"Ladies and Gentlemen, this is your Captain speaking"
This pilot interview is dedicated to all the women pilots who, despite the minority in the industry, all followed their dream of becoming a professional pilot!
It is Monday afternoon and we are meeting Captain Linn and Captain Olivia at Arlanda Airport to hear their stories about why they wanted to become a pilot and about how life as a commercial pilot looks like.
Can't see the video? Click the link here
We are sitting in Arlanda Sky City, excited to hear about Linns and Olivias stories. Behind us you can see all the incredible aircraft waiting for taking off and landing. Linn and Olivia have different stories about their journey from wanting to become a pilot until they got promoted to captains at Norwegian, still, they do share the same admiration for the aviation world. Let the interview begin!
You can watch the full interview in the video above or you can continue to read the interview below. Either way, I hope you enjoy the stories and will find it inspirational!
Who is Olivia and Linn?
Linn Rosen (L), Norwegian Captain
My name is Linn and I’m 32 years old, I live in a small town just outside Arlanda called Knivsta, I have two kids, they are 2 and 4 years old. I’ve been flying for Norwegian since 2010 and I’m based here in Stockholm right now. In my spare time I like to go skiing, boating and being with my friends and family.
Linn Rosen, Norwegian Captian
Olivia Lundbäck (O), Norwegian Captain
My name is Olivia, I’m 30 years old. I’m born and raised in Nacka, it’s located a little bit outside of Stockholm. Right now I live in the city center of Stockholm. I’ve been flying for 7 years and I started in Norwegian in 2012. I’m based in Oslo right now, so I commute to Norway. When I have my days off I’m usually with friends and family and have a good time.
Oliva Lundbäck, Norwegian Captain
How long have you been working at Norwegian?
L: I’ve been working for Norwegian since 2010. I started in Norway, and I was first based in Oslo and then Bergen. After a year, I moved to Copenhagen and was based in Copenhagen and after almost two years I moved to Stockholm and got based in Stockholm where I live right now.
O: I started in 2012 and was based in Helsinki for approximately 1 year. After that I’ve been based in both Stockholm and Oslo. I’ve also been based in the Caribbean for 6 months and that was an adventure, I really loved it! I’ve also been based in the United States in Providence close to Boston for 4 months flying Transatlantic flights, so it was also an adventure!
It was nice to try something new and it was kind of an experience to try to be based in the US, because it has such big airports. Still at the same time I love to be at home as well, so I really enjoy Oslo right now because I’m close to home, Stockholm where I live.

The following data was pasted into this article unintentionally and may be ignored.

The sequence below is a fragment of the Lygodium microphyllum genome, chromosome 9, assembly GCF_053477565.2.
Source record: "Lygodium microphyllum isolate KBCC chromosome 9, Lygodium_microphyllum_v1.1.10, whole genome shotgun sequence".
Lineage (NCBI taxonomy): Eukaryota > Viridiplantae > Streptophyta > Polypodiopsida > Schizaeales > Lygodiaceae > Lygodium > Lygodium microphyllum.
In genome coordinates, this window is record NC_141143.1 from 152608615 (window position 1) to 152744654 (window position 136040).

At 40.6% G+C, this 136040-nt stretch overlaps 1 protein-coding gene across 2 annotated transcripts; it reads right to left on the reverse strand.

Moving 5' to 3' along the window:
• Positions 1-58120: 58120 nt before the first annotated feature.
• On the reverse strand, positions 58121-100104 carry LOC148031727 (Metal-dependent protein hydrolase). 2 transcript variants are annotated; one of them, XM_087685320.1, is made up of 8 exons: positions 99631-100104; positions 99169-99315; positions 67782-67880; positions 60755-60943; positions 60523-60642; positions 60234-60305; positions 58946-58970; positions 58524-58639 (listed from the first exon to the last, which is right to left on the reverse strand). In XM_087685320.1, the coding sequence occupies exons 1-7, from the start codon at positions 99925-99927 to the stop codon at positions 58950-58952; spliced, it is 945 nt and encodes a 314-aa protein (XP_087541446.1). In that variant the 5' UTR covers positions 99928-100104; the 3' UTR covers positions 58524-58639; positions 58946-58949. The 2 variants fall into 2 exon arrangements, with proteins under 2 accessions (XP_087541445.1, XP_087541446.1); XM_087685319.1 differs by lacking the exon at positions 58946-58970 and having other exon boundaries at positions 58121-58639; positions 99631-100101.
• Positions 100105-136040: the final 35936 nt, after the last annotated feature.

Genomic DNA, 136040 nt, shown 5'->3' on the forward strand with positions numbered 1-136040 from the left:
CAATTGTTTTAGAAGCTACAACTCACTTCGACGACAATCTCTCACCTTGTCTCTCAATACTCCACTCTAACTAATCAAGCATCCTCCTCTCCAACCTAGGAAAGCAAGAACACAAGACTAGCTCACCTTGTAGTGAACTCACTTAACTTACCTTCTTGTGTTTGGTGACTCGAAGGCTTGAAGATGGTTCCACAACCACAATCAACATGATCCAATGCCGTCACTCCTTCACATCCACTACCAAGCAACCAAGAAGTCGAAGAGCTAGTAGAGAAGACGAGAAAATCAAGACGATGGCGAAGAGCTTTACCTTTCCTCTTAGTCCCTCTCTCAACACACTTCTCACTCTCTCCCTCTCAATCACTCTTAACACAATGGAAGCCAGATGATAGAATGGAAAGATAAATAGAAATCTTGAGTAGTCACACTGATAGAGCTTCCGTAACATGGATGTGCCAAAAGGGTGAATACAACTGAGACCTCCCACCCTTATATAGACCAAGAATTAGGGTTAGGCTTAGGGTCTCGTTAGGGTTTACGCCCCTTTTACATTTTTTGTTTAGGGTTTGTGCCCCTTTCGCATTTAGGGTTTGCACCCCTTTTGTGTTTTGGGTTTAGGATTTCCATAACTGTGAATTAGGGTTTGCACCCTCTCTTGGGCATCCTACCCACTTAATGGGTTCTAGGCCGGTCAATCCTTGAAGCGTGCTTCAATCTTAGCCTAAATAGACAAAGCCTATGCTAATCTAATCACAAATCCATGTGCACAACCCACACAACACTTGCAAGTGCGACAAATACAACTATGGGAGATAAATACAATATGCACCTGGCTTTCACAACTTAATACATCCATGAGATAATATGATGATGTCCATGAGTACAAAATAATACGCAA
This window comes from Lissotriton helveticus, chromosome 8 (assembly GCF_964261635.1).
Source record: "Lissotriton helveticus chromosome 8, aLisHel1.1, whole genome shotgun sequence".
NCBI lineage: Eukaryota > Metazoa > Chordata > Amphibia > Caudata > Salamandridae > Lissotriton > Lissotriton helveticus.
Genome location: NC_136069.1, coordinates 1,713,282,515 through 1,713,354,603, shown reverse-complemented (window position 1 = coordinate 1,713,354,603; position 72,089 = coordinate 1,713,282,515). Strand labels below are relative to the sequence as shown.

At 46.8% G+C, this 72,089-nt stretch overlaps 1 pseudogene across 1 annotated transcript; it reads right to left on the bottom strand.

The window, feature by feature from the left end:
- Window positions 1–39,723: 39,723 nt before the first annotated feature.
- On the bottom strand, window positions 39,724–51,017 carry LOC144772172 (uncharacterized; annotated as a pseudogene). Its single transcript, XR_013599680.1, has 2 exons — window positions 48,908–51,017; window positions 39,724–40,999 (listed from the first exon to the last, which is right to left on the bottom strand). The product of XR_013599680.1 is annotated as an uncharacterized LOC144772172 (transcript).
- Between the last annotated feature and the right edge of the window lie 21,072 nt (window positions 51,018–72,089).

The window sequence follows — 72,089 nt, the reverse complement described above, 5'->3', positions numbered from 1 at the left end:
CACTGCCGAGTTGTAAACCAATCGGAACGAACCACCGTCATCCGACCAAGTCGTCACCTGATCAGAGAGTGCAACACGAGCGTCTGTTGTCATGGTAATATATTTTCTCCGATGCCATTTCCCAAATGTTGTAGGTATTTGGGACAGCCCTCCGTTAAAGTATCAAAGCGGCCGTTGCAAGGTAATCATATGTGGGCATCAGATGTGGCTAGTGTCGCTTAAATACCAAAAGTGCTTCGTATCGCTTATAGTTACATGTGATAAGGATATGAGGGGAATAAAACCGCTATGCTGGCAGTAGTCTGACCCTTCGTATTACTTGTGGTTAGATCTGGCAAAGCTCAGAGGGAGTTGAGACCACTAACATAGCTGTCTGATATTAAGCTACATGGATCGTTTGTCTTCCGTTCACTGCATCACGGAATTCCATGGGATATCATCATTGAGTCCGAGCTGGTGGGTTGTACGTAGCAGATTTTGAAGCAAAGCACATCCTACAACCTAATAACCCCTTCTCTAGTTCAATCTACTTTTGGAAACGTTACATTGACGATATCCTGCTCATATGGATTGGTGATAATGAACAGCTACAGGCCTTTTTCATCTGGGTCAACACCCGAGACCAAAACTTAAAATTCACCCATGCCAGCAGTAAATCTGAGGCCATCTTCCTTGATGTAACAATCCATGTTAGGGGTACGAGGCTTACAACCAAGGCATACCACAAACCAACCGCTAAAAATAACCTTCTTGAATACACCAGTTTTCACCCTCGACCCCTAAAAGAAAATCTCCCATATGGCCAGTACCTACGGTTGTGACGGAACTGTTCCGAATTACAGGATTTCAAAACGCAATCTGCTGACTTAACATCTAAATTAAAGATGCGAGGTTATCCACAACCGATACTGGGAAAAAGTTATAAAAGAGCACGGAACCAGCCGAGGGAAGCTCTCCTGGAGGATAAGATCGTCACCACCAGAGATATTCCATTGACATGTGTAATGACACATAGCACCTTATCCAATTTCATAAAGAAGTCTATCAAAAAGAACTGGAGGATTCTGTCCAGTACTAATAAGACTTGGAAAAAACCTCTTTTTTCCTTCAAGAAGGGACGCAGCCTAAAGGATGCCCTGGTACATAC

When did you decide that you wanted to become a pilot? What contributed to this decision?
O: I’d say that I have always been interested in aviation. When I was around 18-19 years old, I imagined that the pilot job could be very dynamic, challenging and interesting and that’s also one of the contributing factors to why I chose or decided to try it out. I haven’t regretted it at all.
L: Well, to become a pilot was never a childhood dream for me, although my dad was a pilot and without him I think I never would have started a career in aviation. When I was 14 years old, I had friend who he is one year older than me, and he applied for a school which was a flight school combined with upper secondary school in Sweden. I was inspired by him and then decided to apply the year after him.
I have always been interested in aviation. When I was around 18-19 years old, I imagined that the pilot job could be very dynamic, challenging and interesting ...
Do you know that only 5% of airline pilots worldwide are female? Why do you think that is and have you ever noticed any advantages or disadvantages by being a female pilot?
O: We both have noticed that there aren’t many women pilots in our course. We went together at the same captain upper course and there was two of us among 10 in total. And it has been like that during the whole career. In my class at the flight school I was the only girl.
I think that it might be because the industry has been male dominated since the beginning and that might be one of the factors why women don’t think this is a natural option or choice. We try to enhance it and enlighten the abilities. Girls may also think that the pilot job is very technical.
L: Exactly, but it is so much more than just the technical part, so much about communication and other things.
You don’t see any disadvantages with being a women Pilot?
0: Not really. Maybe that people don’t think of you being a pilot since you are a woman.
L: Yes, I agree with Olivia. When people think of a pilot they usually think of an older man, 50 years old etc..
When you did the Captain Course, when did you apply for the position as a Captain, how does the process work?
L: I applied almost two years ago. I sent in my application and went to the evaluation process 6 months later. That included simulator tests, technical tests, a personal interview and they also collected recommendations from other captains that I recently flew with at that time. After almost a year when I passed the tests, I got to the commander upgrade course together with Olivia. We had two weeks ground course to start with and then simulating sessions and line training.
O: The classroom courses had subjects like performance, leadership, crew resource management among others. You have 5 simulating sessions and after that you go out, as Linn said, on line training. And it is actual real flying where we are sitting in the left hand seat to act as a captain. However, we still have an experienced line training captain sitting in the right hand seat to act as a First Officer, and you do that for 40 sectors…
L: ...40 flights.
O: Yes, exactly 40 flights, 40 sectors is an aviation line pitch! You must be approved both in the simulator and in the line training to fully complete the course and to start your duty as a captain. The course took around 3 months and I also applied for approximate one year before I started the course.
How long do you have to have been a Pilot before you can apply as a Captain?
O: It depends on which company, because certain companies have limitations on when you can apply, and it’s based on experience like hours for example. Most companies have a requirement of around 4000 flight hours I think. However, it’s totally depending on which company you’re working for.